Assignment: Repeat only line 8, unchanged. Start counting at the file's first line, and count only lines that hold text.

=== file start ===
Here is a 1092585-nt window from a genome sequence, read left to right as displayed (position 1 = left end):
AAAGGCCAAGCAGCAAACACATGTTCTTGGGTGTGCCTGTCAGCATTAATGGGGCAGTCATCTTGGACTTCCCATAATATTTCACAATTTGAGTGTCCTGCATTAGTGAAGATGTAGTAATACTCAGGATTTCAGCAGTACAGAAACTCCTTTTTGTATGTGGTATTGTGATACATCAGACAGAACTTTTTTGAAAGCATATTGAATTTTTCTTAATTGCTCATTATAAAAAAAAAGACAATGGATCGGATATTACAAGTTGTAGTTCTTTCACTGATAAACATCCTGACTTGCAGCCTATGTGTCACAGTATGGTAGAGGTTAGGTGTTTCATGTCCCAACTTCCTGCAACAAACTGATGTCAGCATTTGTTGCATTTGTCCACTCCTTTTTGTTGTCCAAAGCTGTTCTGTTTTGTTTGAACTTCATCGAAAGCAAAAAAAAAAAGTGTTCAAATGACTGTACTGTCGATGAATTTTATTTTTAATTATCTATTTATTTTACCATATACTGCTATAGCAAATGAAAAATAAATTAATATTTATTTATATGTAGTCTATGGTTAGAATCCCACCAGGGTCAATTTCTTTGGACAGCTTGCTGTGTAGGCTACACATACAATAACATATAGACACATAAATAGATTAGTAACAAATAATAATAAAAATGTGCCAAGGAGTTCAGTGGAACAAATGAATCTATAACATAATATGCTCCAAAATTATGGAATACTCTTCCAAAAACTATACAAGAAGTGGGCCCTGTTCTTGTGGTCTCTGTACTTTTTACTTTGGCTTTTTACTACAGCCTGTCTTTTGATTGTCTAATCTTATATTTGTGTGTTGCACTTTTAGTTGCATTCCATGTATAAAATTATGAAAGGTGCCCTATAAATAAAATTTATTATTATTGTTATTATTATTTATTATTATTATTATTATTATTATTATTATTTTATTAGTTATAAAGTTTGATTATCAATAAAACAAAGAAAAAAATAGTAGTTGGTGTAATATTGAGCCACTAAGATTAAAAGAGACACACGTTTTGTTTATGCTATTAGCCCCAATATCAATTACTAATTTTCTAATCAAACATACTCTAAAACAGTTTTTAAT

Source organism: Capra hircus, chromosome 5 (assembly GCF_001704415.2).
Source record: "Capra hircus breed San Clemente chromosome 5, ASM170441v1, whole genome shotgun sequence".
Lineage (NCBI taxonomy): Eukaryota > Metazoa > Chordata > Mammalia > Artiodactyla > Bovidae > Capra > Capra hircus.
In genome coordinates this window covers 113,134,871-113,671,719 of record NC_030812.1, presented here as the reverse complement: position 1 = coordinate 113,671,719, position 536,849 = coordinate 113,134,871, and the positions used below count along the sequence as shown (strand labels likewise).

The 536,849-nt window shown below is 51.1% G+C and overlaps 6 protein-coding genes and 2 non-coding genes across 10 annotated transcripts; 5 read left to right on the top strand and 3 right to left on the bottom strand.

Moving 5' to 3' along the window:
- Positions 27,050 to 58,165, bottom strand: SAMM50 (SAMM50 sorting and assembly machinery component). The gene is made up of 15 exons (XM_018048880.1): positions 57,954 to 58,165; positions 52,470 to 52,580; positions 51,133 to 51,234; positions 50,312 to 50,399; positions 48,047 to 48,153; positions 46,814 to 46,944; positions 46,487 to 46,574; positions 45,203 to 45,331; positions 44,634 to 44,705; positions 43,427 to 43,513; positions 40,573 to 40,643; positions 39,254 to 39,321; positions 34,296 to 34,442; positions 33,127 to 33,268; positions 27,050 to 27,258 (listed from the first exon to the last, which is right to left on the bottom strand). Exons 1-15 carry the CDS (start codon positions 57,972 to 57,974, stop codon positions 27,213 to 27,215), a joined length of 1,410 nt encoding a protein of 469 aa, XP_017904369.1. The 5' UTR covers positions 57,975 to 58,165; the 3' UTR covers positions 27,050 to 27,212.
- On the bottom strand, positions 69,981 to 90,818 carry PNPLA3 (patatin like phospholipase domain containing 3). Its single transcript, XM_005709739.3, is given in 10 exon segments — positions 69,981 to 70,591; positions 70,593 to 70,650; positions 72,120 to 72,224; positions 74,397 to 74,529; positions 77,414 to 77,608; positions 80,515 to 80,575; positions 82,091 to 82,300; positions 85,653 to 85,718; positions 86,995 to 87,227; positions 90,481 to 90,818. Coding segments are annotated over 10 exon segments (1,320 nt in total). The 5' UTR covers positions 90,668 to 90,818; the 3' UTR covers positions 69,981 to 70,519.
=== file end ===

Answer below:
Moving 5' to 3' along the window: